Saturday, July 25, 2015
Wednesday, July 15, 2015
This trend is clear: Solar and wind are already cheaper than coal and will become more so; and will beat out natural gas as well. Nuclear is so expensive it’s off the chart. Chart from Bloomberg New Energy Finance.
12 July 2015: GRAFENRHEINFELD, Germany — In one of this country’s most popular novels for young readers, the nuclear reactor on the edge of this Bavarian town melts down, spewing a radioactive cloud that threatens all of Germany and robs a 14-year-old girl of her family and her hope for the future.
Last month, that nuclear power plant in Grafenrheinfeld, responsible for meeting the energy needs of industry-heavy Bavaria since 1981, came to a less dramatic but equally symbolic end. The plant became the first active reactor to be decommissioned since 2011, following Chancellor Angela Merkel’s about-face on nuclear power after the Fukushima Daiichi nuclear plant catastrophe in Japan...
...progress has been made across Germany. Renewable energy sources accounted for 26 percent of its gross electricity production last year, double the 13 percent of the United States but lagging neighboring Denmark, which is generating more than 30 percent of its electricity through wind power alone...
more: Nuclear Plant Closing Reflects Overhaul of German Energy Production - The New York Times
#RE_TOOL NOW !!
Monday, July 13, 2015
Reject Siting of Massive New Spectra Gas Pipeline Next to Indian Point Nuclear Facility | CREDO Mobilize
URGENT! We, the undersigned, strongly urge you to exercise the power of your office to ensure that the Federal Energy Regulatory Commission (FERC) rescind its approval of the Spectra Algonquin Incremental Market (AIM) pipeline expansion project. You must stand with your constituents and local, county and state elected officials to stop the project immediately!
SIGN NOW: Reject Siting of Massive New Spectra Gas Pipeline Next to Indian Point Nuclear Facility | CREDO Mobilize
Tuesday, July 7, 2015
...The New Papal Encyclical
Treatments of the Fukushima disaster might now come to include what Pope Francis calls “the new paradigms and forms of power derived from technology” in his new encyclical, Laudato Si. Such “powers” contribute to the propagation of different forms of pollution whose effects are global. This includes all that yet emanates out of the Fukushima aftermath.
Francis states, “Technology, which linked to business interests, is presented as the only way of solving [pollution] problems, in fact proves incapable of seeing the mysterious network of relationships between things and so sometimes solves one problem only to create others.” Pritchard makes a corroborating observation: During mitigation at Fukushima, many problems were created in the process of engendering solutions to the onset of a “cascade of accumulating problems.” For instance, consider the employment of Pacific seawater and its exacerbation issues of pressure, cooling, and pollution.
Along with pollution, Francis invokes the inseparable bond “between concern for nature, justice for the poor, commitment to society, and inner peace.” Be it climate change or some other human-abetted disaster, Francis is right to conclude that there are “grave implications” for the “environmental, social, economic, political, and for the distribution of goods.” He is also right to assert that the “worst impact will probably be felt by developing countries,” where many of the world’s poor live, and whose subsistence depends chiefly on “natural reserves and economic systemic services such as agriculture, fishing and forestry”—because they lack “other financial activities or resources which can enable them to adapt to climate change or to face natural disasters…”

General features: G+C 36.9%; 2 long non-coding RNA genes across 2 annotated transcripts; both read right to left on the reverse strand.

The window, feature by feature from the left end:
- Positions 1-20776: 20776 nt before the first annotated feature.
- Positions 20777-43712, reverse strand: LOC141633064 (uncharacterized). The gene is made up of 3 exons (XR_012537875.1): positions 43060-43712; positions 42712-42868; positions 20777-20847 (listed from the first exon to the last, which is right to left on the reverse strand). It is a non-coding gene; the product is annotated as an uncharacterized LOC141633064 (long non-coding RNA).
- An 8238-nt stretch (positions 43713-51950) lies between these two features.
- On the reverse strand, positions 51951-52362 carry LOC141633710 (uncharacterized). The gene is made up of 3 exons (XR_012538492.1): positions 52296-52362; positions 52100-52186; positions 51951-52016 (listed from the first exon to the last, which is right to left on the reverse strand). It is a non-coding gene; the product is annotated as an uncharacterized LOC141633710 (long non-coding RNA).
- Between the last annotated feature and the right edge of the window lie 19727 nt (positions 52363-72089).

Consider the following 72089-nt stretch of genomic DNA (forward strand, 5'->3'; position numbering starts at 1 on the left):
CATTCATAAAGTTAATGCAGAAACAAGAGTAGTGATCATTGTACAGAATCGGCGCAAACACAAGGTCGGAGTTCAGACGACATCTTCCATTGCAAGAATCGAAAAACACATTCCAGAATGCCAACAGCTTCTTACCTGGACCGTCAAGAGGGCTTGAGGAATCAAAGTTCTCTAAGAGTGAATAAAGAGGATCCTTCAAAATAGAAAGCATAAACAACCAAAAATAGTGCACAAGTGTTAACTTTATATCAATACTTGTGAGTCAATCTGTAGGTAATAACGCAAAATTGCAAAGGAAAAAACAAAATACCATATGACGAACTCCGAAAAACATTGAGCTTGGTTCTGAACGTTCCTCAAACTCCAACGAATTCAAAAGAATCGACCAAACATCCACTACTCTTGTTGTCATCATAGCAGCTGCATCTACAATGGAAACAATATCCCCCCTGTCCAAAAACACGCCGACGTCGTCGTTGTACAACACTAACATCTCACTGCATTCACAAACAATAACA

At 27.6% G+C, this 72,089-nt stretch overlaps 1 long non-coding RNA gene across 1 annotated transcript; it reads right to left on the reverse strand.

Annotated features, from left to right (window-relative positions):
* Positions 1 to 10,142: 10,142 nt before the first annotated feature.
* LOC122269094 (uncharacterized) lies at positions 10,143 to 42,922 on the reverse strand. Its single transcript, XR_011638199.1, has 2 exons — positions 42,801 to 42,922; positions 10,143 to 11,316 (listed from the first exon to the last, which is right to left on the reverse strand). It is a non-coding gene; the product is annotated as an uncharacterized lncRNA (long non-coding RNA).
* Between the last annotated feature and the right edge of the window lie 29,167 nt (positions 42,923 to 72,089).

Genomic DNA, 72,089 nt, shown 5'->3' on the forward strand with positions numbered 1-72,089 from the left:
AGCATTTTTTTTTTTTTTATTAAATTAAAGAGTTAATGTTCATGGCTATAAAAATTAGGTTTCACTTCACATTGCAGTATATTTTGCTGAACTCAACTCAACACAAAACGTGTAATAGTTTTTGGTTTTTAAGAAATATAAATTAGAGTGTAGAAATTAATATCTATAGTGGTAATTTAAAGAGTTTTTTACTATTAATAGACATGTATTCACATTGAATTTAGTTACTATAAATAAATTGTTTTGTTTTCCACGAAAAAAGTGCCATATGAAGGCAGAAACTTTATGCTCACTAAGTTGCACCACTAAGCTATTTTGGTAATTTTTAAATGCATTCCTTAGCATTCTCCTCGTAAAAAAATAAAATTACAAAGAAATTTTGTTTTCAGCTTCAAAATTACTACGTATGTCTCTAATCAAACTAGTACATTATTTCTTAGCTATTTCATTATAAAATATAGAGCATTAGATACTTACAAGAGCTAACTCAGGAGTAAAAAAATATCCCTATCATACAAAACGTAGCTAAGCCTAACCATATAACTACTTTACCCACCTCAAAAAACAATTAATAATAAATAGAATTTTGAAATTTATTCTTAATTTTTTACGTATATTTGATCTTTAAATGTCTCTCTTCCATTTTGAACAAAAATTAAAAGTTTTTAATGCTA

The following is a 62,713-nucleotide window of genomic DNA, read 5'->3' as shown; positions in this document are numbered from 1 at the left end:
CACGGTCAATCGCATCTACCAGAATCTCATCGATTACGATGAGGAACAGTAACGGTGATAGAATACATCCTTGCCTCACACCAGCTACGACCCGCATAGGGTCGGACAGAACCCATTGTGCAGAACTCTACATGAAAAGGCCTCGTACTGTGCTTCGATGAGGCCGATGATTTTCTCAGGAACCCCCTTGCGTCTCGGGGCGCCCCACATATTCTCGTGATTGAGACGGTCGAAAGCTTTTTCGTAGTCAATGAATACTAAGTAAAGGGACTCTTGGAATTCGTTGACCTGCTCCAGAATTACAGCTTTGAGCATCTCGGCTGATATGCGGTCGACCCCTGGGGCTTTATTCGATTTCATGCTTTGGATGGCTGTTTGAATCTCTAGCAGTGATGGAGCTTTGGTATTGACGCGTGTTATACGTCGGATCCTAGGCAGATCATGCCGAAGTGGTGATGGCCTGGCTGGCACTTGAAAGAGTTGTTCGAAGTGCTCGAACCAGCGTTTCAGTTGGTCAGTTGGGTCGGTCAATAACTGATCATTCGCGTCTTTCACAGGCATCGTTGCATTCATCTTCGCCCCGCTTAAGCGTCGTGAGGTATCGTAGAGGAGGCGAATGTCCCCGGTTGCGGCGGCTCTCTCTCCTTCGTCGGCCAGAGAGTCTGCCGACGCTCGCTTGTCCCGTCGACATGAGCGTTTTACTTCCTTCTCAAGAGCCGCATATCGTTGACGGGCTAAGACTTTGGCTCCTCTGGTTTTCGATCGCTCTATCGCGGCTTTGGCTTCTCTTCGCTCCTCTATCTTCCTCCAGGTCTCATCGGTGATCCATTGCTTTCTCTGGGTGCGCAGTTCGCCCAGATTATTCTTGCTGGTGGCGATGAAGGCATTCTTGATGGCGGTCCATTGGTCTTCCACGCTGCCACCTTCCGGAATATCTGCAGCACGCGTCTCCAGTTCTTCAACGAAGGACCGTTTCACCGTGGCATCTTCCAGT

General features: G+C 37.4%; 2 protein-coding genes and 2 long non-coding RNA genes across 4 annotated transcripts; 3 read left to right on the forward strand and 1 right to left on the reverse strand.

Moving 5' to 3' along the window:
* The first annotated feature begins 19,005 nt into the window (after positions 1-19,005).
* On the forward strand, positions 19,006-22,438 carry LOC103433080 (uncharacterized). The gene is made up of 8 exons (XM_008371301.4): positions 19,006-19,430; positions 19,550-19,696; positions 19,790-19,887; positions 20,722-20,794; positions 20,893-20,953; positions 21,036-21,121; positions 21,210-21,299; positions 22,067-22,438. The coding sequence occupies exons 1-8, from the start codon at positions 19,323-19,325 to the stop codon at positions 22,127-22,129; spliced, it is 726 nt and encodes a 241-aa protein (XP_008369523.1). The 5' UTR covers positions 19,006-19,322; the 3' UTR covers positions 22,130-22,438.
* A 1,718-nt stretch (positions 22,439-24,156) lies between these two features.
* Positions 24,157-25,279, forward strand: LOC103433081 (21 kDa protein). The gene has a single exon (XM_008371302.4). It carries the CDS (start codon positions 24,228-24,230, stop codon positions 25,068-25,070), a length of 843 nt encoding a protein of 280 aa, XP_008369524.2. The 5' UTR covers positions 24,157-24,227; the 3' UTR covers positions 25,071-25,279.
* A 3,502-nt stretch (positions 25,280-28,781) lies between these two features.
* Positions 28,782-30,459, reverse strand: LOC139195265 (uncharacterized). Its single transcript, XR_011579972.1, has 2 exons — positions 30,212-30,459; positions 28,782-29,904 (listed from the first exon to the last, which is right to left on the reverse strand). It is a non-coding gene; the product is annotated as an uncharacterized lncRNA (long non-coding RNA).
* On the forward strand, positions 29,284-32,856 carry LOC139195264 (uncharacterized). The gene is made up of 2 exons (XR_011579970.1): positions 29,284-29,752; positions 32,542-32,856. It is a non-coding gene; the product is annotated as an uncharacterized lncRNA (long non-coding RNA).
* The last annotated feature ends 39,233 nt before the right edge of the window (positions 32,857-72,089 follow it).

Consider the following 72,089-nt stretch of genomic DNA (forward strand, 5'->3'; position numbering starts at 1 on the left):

To be sure, what Francis calls “access to social services protection” is something not only limited for the poor (despite whatever benefits they may receive from nuclear energy), but also, it is a luxury that remains well beyond their reach.
Francis’ commentary is relevant wherever economic and political interest threaten ecology and oppress the poor. Hell, the two often go together! For example, consider the Act on the Promotion of Energy Development, which passed under Japan’s Kakuei Tanaka in 1974. The act enabled Japanese towns and villages that housed nuclear power plants to receive ample subsidy remunerations. The impoverished rural local governments were seduced; they opened up to receive the construction of nuclear power plants despite a lack of debate about nuclear power safety.
This, writes Miyadai, marks the beginning of the poor’s “life with nuclear power plants” in Japan...
Sunday, July 5, 2015
TOKYO :: EVERY FRIDAY :: Never restart nukes! | ★0710 再稼働反対！首相官邸前抗議 | ★安倍政権NO! ☆ 0724 首相官邸包囲 | 首都圏反原発連合
Huge Action at Prime Minister Official Residence
Friday, July 3, 2015
Thursday, July 2, 2015
Ukrainian nuclear inspectors have measured a significant increase in radiation in the Chernobyl exclusion zone caused by heavy wildfires raging in close proximity to the crippled nuclear power station.
Air near the desolated settlement of Polesskoye in the Chernobyl zone is contaminated with the radioactive element cesium-137. Its content in the air has reached a level called “sequence above the norm” (approximately ten times the norm), the State Nuclear Regulatory Inspectorate of Ukraine (SNRI) reported on Wednesday.
Cesium-137 is one of the most dangerous nuclear elements, as it accumulates in the body and can lead to leukemia...
Wednesday, July 1, 2015
Tweets about "#OccupyNuclear"
check top of blog & twitter
for possible recent event additions
"We do not support construction of new nuclear reactors as a means of addressing the climate crisis. Available renewable energy and energy efficiency technologies are faster, cheaper, safer and cleaner strategies for reducing greenhouse emissions than nuclear power."
SIGN NOW -
you can't nuke global warming!